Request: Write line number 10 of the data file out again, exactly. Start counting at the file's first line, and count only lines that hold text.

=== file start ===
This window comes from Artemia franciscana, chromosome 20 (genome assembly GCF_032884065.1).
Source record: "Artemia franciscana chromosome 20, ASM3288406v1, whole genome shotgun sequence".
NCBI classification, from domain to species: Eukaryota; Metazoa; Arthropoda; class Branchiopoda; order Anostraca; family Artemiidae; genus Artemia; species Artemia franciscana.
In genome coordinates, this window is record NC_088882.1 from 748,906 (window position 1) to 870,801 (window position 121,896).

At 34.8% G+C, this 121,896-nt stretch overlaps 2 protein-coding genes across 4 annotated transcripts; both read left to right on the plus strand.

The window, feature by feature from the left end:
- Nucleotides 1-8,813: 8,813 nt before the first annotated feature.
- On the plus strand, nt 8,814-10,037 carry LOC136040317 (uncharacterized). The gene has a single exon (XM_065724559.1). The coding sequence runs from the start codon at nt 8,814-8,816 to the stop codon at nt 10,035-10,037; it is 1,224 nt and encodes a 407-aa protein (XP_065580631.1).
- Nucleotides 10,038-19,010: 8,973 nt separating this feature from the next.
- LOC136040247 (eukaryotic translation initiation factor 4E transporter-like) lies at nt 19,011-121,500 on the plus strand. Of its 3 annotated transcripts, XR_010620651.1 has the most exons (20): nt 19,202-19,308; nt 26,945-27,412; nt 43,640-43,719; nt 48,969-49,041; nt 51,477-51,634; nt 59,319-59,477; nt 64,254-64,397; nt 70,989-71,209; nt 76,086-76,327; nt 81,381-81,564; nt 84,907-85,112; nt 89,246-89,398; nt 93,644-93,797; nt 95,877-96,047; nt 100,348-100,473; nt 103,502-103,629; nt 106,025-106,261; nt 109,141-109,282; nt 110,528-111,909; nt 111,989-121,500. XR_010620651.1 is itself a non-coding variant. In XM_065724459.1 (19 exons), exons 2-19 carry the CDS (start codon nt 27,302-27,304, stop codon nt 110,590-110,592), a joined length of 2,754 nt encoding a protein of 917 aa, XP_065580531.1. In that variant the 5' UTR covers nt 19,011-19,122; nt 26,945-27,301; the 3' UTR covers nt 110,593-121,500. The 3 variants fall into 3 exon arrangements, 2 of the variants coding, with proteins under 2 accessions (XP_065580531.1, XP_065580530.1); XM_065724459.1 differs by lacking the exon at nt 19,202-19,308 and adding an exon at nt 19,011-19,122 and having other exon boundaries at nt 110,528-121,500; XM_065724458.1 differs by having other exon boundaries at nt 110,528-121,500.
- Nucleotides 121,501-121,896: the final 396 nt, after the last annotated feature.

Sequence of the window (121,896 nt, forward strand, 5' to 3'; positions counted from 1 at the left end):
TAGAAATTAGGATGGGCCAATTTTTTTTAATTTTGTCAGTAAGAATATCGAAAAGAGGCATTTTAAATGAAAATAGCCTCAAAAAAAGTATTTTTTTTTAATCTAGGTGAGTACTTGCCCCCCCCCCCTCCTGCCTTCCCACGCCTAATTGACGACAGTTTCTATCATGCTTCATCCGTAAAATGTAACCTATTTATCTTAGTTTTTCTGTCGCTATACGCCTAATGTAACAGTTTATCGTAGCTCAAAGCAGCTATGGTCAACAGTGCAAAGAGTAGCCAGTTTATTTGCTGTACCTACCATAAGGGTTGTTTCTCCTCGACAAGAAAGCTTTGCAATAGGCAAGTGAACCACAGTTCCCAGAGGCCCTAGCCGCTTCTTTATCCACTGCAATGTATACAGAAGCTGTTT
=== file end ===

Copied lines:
- LOC136040247 (eukaryotic translation initiation factor 4E transporter-like) lies at nt 19,011-121,500 on the plus strand. Of its 3 annotated transcripts, XR_010620651.1 has the most exons (20): nt 19,202-19,308; nt 26,945-27,412; nt 43,640-43,719; nt 48,969-49,041; nt 51,477-51,634; nt 59,319-59,477; nt 64,254-64,397; nt 70,989-71,209; nt 76,086-76,327; nt 81,381-81,564; nt 84,907-85,112; nt 89,246-89,398; nt 93,644-93,797; nt 95,877-96,047; nt 100,348-100,473; nt 103,502-103,629; nt 106,025-106,261; nt 109,141-109,282; nt 110,528-111,909; nt 111,989-121,500. XR_010620651.1 is itself a non-coding variant. In XM_065724459.1 (19 exons), exons 2-19 carry the CDS (start codon nt 27,302-27,304, stop codon nt 110,590-110,592), a joined length of 2,754 nt encoding a protein of 917 aa, XP_065580531.1. In that variant the 5' UTR covers nt 19,011-19,122; nt 26,945-27,301; the 3' UTR covers nt 110,593-121,500. The 3 variants fall into 3 exon arrangements, 2 of the variants coding, with proteins under 2 accessions (XP_065580531.1, XP_065580530.1); XM_065724459.1 differs by lacking the exon at nt 19,202-19,308 and adding an exon at nt 19,011-19,122 and having other exon boundaries at nt 110,528-121,500; XM_065724458.1 differs by having other exon boundaries at nt 110,528-121,500.